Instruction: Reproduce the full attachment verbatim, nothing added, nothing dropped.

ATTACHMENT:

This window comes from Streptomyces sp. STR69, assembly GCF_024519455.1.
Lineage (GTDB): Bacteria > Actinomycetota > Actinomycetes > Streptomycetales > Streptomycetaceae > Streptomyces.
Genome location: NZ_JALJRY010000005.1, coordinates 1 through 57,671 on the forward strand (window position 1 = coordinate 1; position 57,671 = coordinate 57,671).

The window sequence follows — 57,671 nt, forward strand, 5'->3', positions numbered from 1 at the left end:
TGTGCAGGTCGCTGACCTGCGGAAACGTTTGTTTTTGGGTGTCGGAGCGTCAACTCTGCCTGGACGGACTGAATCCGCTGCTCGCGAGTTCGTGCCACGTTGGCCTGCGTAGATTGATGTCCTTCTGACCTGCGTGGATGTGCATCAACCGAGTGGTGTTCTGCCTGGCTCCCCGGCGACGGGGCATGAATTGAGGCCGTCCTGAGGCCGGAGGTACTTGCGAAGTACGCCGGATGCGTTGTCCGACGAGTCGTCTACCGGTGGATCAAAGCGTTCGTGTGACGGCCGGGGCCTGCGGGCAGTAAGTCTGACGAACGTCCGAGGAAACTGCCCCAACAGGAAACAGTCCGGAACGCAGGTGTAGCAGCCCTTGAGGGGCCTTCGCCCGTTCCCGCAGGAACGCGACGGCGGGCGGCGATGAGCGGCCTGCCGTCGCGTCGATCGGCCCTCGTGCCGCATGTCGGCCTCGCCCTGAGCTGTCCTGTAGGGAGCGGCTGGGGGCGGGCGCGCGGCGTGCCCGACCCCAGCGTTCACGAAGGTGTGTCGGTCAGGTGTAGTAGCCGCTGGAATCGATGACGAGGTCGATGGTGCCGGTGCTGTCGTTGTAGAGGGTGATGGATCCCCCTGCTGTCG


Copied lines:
This window comes from Streptomyces sp. STR69, assembly GCF_024519455.1.
Lineage (GTDB): Bacteria > Actinomycetota > Actinomycetes > Streptomycetales > Streptomycetaceae > Streptomyces.
Genome location: NZ_JALJRY010000005.1, coordinates 1 through 57,671 on the forward strand (window position 1 = coordinate 1; position 57,671 = coordinate 57,671).

The window sequence follows — 57,671 nt, forward strand, 5'->3', positions numbered from 1 at the left end:
TGTGCAGGTCGCTGACCTGCGGAAACGTTTGTTTTTGGGTGTCGGAGCGTCAACTCTGCCTGGACGGACTGAATCCGCTGCTCGCGAGTTCGTGCCACGTTGGCCTGCGTAGATTGATGTCCTTCTGACCTGCGTGGATGTGCATCAACCGAGTGGTGTTCTGCCTGGCTCCCCGGCGACGGGGCATGAATTGAGGCCGTCCTGAGGCCGGAGGTACTTGCGAAGTACGCCGGATGCGTTGTCCGACGAGTCGTCTACCGGTGGATCAAAGCGTTCGTGTGACGGCCGGGGCCTGCGGGCAGTAAGTCTGACGAACGTCCGAGGAAACTGCCCCAACAGGAAACAGTCCGGAACGCAGGTGTAGCAGCCCTTGAGGGGCCTTCGCCCGTTCCCGCAGGAACGCGACGGCGGGCGGCGATGAGCGGCCTGCCGTCGCGTCGATCGGCCCTCGTGCCGCATGTCGGCCTCGCCCTGAGCTGTCCTGTAGGGAGCGGCTGGGGGCGGGCGCGCGGCGTGCCCGACCCCAGCGTTCACGAAGGTGTGTCGGTCAGGTGTAGTAGCCGCTGGAATCGATGACGAGGTCGATGGTGCCGGTGCTGTCGTTGTAGAGGGTGATGGATCCCCCTGCTGTCG